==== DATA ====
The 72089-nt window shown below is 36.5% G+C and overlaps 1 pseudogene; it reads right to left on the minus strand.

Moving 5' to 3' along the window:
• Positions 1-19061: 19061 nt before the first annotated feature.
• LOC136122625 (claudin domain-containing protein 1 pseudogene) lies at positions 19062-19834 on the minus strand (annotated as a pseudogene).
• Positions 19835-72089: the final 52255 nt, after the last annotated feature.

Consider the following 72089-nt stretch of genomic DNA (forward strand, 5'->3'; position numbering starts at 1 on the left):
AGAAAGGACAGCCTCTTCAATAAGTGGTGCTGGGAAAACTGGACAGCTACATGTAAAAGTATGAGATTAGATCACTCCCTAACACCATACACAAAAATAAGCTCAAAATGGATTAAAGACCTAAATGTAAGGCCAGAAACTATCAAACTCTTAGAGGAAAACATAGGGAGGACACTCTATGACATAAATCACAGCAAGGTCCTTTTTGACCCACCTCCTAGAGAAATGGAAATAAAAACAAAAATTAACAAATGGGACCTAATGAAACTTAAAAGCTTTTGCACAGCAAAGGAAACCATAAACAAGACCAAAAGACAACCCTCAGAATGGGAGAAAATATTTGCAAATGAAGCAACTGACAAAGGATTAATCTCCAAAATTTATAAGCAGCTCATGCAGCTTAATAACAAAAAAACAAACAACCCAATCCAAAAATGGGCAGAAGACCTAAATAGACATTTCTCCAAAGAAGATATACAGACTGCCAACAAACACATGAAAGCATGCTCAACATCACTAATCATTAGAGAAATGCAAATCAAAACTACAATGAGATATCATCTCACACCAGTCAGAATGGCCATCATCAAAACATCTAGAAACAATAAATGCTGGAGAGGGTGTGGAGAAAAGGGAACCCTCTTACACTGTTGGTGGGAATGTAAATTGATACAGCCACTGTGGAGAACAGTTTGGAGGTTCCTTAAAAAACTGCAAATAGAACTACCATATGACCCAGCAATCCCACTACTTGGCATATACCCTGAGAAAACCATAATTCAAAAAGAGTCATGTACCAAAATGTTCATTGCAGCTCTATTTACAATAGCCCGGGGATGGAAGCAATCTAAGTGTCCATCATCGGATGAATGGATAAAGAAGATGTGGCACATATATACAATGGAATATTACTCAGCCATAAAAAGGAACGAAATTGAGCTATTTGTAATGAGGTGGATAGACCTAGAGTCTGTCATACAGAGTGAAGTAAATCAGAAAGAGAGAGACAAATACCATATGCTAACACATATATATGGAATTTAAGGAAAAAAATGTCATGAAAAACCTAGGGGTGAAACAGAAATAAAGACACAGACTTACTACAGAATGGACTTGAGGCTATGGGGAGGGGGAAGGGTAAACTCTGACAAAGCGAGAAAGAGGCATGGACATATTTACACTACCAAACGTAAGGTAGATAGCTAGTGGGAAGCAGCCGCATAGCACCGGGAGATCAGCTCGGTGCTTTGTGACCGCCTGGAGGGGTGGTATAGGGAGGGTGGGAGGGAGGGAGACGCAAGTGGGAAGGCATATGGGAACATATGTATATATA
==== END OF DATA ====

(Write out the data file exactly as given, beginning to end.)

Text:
The 72089-nt window shown below is 36.5% G+C and overlaps 1 pseudogene; it reads right to left on the minus strand.

Moving 5' to 3' along the window:
• Positions 1-19061: 19061 nt before the first annotated feature.
• LOC136122625 (claudin domain-containing protein 1 pseudogene) lies at positions 19062-19834 on the minus strand (annotated as a pseudogene).
• Positions 19835-72089: the final 52255 nt, after the last annotated feature.

Consider the following 72089-nt stretch of genomic DNA (forward strand, 5'->3'; position numbering starts at 1 on the left):
AGAAAGGACAGCCTCTTCAATAAGTGGTGCTGGGAAAACTGGACAGCTACATGTAAAAGTATGAGATTAGATCACTCCCTAACACCATACACAAAAATAAGCTCAAAATGGATTAAAGACCTAAATGTAAGGCCAGAAACTATCAAACTCTTAGAGGAAAACATAGGGAGGACACTCTATGACATAAATCACAGCAAGGTCCTTTTTGACCCACCTCCTAGAGAAATGGAAATAAAAACAAAAATTAACAAATGGGACCTAATGAAACTTAAAAGCTTTTGCACAGCAAAGGAAACCATAAACAAGACCAAAAGACAACCCTCAGAATGGGAGAAAATATTTGCAAATGAAGCAACTGACAAAGGATTAATCTCCAAAATTTATAAGCAGCTCATGCAGCTTAATAACAAAAAAACAAACAACCCAATCCAAAAATGGGCAGAAGACCTAAATAGACATTTCTCCAAAGAAGATATACAGACTGCCAACAAACACATGAAAGCATGCTCAACATCACTAATCATTAGAGAAATGCAAATCAAAACTACAATGAGATATCATCTCACACCAGTCAGAATGGCCATCATCAAAACATCTAGAAACAATAAATGCTGGAGAGGGTGTGGAGAAAAGGGAACCCTCTTACACTGTTGGTGGGAATGTAAATTGATACAGCCACTGTGGAGAACAGTTTGGAGGTTCCTTAAAAAACTGCAAATAGAACTACCATATGACCCAGCAATCCCACTACTTGGCATATACCCTGAGAAAACCATAATTCAAAAAGAGTCATGTACCAAAATGTTCATTGCAGCTCTATTTACAATAGCCCGGGGATGGAAGCAATCTAAGTGTCCATCATCGGATGAATGGATAAAGAAGATGTGGCACATATATACAATGGAATATTACTCAGCCATAAAAAGGAACGAAATTGAGCTATTTGTAATGAGGTGGATAGACCTAGAGTCTGTCATACAGAGTGAAGTAAATCAGAAAGAGAGAGACAAATACCATATGCTAACACATATATATGGAATTTAAGGAAAAAAATGTCATGAAAAACCTAGGGGTGAAACAGAAATAAAGACACAGACTTACTACAGAATGGACTTGAGGCTATGGGGAGGGGGAAGGGTAAACTCTGACAAAGCGAGAAAGAGGCATGGACATATTTACACTACCAAACGTAAGGTAGATAGCTAGTGGGAAGCAGCCGCATAGCACCGGGAGATCAGCTCGGTGCTTTGTGACCGCCTGGAGGGGTGGTATAGGGAGGGTGGGAGGGAGGGAGACGCAAGTGGGAAGGCATATGGGAACATATGTATATATA